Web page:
Meyer argues that fast cycle time is achieved not by working faster, but by aligning the organization's purpose, strategy and structure. He demonstrates how the product development cycle must become a learning laboratory in which the four continuous elements "Design, Fabricate, Assemble, and Test" are analyzed with the intent to improve strategy in the next business cycle. Analyzing strategy and core processes enables management to detect and correct problems earlier, and leverage knowledge for improved innovation and increased value for customers.
Employing an ongoing case study, Core Products, Inc., throughout the text, Meyer shows how to redesign the organization for manufacturability and assembly, how to implement multifunctional teams that work, how to analyze and map critical cycle time interdependencies such as "co-location," and how to measure the impact of cycle time on business performance. Meyer's practical approach provides a simple methodology for organizations to deliver products to customers rapidly, accurately, and reliably.
"Chris Meyer interrelates many pieces that we have all read about in different places into a coherent guide to making it happen. Ironically, as Meyer shows, implementing fast cycle time means almost the opposite of what most American managers are inclined to do...Many years of practical experience have shown Meyer and his colleagues the wisdom of a paradox—that to speed up you often have to slow down."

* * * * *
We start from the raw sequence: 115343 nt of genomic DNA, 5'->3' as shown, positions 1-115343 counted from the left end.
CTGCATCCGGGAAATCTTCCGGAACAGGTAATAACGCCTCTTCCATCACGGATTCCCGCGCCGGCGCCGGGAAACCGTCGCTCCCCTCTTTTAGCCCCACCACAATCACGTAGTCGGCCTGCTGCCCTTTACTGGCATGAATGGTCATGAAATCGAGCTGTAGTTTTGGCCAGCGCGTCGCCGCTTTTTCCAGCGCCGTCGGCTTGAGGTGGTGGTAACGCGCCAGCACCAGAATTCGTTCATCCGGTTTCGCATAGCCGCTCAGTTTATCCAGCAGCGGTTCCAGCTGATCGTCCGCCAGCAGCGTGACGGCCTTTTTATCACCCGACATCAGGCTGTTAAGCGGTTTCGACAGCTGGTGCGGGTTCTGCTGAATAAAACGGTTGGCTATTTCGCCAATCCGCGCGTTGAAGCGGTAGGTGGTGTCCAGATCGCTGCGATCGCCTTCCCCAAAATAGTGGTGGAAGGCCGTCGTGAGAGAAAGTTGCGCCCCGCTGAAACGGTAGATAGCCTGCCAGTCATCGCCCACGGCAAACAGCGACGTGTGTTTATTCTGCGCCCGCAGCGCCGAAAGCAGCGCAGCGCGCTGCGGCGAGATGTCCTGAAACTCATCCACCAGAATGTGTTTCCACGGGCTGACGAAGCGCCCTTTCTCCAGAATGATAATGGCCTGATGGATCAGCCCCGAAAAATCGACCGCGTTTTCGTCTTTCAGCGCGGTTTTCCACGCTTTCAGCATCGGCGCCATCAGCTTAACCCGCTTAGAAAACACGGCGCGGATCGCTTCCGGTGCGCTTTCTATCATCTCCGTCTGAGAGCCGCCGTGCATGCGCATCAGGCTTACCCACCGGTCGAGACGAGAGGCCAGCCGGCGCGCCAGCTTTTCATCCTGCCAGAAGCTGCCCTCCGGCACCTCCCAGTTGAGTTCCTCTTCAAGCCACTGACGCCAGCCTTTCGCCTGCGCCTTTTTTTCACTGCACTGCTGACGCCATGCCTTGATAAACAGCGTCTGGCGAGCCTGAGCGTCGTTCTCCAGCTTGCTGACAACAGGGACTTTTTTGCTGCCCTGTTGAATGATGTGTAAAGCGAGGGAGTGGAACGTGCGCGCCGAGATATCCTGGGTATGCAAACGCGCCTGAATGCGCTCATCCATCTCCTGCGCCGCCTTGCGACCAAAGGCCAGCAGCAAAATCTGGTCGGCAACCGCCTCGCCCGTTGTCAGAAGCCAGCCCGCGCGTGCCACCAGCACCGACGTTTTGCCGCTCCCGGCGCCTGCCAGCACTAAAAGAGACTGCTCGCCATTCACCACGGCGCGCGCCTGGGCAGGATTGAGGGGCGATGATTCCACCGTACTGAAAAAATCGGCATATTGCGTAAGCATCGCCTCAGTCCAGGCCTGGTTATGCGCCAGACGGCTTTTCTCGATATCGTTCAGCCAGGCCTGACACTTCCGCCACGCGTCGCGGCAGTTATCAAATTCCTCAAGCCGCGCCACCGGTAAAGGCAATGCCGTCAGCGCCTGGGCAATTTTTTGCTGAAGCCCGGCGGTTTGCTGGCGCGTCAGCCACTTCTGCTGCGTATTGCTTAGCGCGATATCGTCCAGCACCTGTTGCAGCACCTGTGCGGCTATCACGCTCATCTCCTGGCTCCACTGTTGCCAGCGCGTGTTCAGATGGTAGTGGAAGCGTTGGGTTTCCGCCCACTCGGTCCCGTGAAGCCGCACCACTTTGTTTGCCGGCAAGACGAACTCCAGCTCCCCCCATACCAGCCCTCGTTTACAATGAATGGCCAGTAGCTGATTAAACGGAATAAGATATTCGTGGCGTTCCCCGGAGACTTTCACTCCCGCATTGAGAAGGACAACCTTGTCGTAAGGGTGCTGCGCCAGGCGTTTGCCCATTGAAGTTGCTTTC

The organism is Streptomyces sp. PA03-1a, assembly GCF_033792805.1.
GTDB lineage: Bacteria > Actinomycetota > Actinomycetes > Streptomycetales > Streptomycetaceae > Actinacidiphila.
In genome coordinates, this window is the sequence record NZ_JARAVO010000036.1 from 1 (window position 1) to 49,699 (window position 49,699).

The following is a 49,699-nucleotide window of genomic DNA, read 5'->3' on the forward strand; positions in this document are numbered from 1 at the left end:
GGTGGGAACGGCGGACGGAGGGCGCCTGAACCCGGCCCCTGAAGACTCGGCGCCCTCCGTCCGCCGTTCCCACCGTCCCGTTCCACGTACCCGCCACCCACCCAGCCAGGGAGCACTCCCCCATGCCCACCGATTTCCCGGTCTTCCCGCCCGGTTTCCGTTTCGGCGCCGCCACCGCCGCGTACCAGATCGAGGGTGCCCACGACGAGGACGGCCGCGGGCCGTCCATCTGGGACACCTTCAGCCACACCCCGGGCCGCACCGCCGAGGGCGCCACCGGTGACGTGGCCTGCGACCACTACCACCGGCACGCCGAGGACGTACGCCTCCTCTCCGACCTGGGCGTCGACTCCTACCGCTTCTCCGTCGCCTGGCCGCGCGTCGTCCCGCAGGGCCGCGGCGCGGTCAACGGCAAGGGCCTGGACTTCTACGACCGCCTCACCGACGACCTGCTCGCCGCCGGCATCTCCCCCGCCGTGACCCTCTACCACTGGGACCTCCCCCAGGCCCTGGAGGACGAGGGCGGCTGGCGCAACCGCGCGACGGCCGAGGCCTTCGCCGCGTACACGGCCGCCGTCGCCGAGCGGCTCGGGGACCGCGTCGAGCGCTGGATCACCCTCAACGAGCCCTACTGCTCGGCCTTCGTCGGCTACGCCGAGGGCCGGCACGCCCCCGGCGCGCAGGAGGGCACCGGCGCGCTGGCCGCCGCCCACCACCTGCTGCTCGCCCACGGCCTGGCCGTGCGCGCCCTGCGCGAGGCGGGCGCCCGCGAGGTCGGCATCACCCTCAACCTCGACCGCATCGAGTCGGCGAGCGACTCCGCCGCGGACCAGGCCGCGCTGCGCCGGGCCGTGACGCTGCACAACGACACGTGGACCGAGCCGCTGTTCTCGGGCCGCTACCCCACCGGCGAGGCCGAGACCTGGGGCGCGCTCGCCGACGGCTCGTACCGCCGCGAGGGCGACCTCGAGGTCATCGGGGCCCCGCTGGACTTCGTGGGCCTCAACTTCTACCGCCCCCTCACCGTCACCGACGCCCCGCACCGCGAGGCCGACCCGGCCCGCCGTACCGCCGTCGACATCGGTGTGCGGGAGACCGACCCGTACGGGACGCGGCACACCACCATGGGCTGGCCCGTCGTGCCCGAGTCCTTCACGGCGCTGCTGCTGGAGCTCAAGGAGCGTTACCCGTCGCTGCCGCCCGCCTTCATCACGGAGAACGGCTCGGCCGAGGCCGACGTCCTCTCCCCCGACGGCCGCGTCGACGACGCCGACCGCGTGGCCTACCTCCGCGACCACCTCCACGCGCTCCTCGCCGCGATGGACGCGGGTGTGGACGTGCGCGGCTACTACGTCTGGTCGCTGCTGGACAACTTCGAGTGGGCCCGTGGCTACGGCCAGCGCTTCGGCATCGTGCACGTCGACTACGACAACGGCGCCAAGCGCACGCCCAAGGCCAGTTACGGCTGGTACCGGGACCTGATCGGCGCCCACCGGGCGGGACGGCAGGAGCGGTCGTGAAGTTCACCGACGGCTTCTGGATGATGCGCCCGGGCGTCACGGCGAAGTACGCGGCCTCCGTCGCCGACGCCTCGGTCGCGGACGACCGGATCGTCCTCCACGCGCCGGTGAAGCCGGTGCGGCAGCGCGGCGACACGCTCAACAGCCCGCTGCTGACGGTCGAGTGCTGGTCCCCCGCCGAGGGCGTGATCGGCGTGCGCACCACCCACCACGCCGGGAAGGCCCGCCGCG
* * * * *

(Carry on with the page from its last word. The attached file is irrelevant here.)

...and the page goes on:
—From the Foreword by Peter M. Senge
John Donahue and Richard Zeckhauser show how the public sector can harness private expertise to bolster productivity, capture information, and augment resources. The authors explain how private engagement in public missions--rightly structured and skillfully managed--is not so much an alternative to government as the way smart government ought to operate. The key is to carefully and strategically grant discretion to private entities, whether for-profit or nonprofit, in ways that simultaneously motivate and empower them to create public value. Drawing on a host of real-world examples-including charter schools, job training, and the resurrection of New York's Central Park--they show how, when, and why collaboration works, and also under what circumstances it doesn't.